Maurice Richard Was The Best Hockey Player in History
by Bill Resi
Joseph Henri Maurice "Rocket" Richard, Sr. -- was the best hockey player in the history of the sport. There are few times that a professional athlete also becomes a regional hero and, eventually, a national hero in the truest sense of the word. However, Quebec's own Maurice "Rocket" Richard fits all of these conditions.
When he was younger, he made multiple attempts to serve in the Canadian military, first in combat service and later as a machinist. All of these attempts were turned down, reportedly due to a lack of technical experience and even injuries sustained in junior hockey.
However, he soon found another way to serve his nation. Now, it was not with boots on the ground. Instead, he served the nation with skates on the ice. Maurice Richard broke into the National Hockey League in the darkest days of World War II.
In 1942, his first season with the Montreal Canadiens, it appeared as though the Axis powers were going to win the war. Nevertheless, Richard went on to score five goals and six assists in his first year with the team that he would be with for the rest of his career. In the next season he would win his first of eight Stanley Cup victories. At a time when things looked very bleak for the World, Maurice Richard was giving the people of Quebec something else to think about besides those serving overseas. His victories continued well into peace time.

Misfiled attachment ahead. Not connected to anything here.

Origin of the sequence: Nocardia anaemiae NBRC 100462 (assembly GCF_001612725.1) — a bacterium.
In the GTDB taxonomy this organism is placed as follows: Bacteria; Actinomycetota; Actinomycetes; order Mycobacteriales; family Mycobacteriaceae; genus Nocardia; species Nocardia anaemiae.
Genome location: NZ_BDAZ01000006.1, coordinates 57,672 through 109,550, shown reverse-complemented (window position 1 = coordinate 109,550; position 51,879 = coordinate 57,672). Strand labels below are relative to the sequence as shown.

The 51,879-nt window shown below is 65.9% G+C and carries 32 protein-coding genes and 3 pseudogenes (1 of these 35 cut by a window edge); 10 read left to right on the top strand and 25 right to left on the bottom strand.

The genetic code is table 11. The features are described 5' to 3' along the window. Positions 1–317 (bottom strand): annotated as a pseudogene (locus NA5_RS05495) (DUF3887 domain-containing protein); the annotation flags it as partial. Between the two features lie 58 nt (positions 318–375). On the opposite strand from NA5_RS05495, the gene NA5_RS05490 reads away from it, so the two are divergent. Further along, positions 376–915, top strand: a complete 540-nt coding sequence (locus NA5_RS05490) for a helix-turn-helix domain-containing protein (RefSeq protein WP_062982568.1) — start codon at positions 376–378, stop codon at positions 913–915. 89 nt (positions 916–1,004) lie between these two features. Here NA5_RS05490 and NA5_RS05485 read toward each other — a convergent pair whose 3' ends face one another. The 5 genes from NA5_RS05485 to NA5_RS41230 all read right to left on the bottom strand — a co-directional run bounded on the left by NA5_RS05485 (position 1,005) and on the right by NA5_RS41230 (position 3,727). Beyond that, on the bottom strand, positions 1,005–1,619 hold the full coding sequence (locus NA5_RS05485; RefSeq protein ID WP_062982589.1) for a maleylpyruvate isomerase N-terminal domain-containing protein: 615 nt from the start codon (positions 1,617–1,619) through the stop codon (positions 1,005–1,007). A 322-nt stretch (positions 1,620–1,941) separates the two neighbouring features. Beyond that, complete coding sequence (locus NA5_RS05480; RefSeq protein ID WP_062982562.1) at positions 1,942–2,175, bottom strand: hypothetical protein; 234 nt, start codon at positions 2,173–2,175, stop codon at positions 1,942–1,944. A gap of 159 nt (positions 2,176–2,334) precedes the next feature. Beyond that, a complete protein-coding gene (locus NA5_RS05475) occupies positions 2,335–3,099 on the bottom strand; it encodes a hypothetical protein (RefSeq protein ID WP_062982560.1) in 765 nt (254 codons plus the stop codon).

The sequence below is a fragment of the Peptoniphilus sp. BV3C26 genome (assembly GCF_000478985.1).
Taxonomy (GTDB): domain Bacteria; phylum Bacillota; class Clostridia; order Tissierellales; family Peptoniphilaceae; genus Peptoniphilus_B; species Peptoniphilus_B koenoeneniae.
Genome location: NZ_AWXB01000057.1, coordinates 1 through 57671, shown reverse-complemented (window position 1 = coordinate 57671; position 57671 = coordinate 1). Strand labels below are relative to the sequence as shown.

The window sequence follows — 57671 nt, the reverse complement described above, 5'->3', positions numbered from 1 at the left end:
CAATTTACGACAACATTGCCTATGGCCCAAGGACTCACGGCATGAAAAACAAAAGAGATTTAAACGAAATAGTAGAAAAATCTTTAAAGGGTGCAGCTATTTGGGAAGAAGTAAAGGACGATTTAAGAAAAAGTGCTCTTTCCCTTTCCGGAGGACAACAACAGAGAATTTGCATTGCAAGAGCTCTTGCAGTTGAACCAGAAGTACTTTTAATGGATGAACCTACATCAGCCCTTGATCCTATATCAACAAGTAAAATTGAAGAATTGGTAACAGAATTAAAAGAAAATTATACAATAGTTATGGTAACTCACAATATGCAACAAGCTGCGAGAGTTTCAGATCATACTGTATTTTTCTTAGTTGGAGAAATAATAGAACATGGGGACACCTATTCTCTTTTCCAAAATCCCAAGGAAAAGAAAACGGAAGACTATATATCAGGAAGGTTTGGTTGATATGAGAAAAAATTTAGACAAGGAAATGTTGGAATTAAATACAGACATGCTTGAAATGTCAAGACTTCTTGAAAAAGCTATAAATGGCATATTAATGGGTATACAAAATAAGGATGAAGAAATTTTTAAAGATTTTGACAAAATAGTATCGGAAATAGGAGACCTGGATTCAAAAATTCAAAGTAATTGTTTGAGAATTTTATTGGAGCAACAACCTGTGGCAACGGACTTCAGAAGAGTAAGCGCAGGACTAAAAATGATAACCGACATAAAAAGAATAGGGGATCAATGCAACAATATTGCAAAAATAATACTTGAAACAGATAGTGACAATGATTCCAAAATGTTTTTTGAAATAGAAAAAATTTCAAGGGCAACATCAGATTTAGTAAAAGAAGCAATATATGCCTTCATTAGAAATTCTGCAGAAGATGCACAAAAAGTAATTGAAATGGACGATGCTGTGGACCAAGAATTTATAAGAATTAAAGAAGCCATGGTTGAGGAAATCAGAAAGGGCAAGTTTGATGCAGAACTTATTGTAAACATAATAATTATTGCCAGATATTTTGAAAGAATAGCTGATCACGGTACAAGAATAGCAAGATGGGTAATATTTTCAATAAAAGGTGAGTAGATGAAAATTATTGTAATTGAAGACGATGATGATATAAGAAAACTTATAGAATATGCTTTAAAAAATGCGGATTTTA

When Richard retired in 1960, his name had been engraved onto Lord Stanley's Mug every year since 1956, making five consecutive Stanley cup victories. In 1965, he had his name added once again post retirement, now for being the assistant to the team's President.
Richard was awarded the Hart Trophy in 1947 and the Lou Marsh Trophy in 1957, and retired with 544 goals and 421 assists, having played in 978 games. When he died in 2000, his body was laid in state at the Molson Center and over 100,000 people paid their respects to him.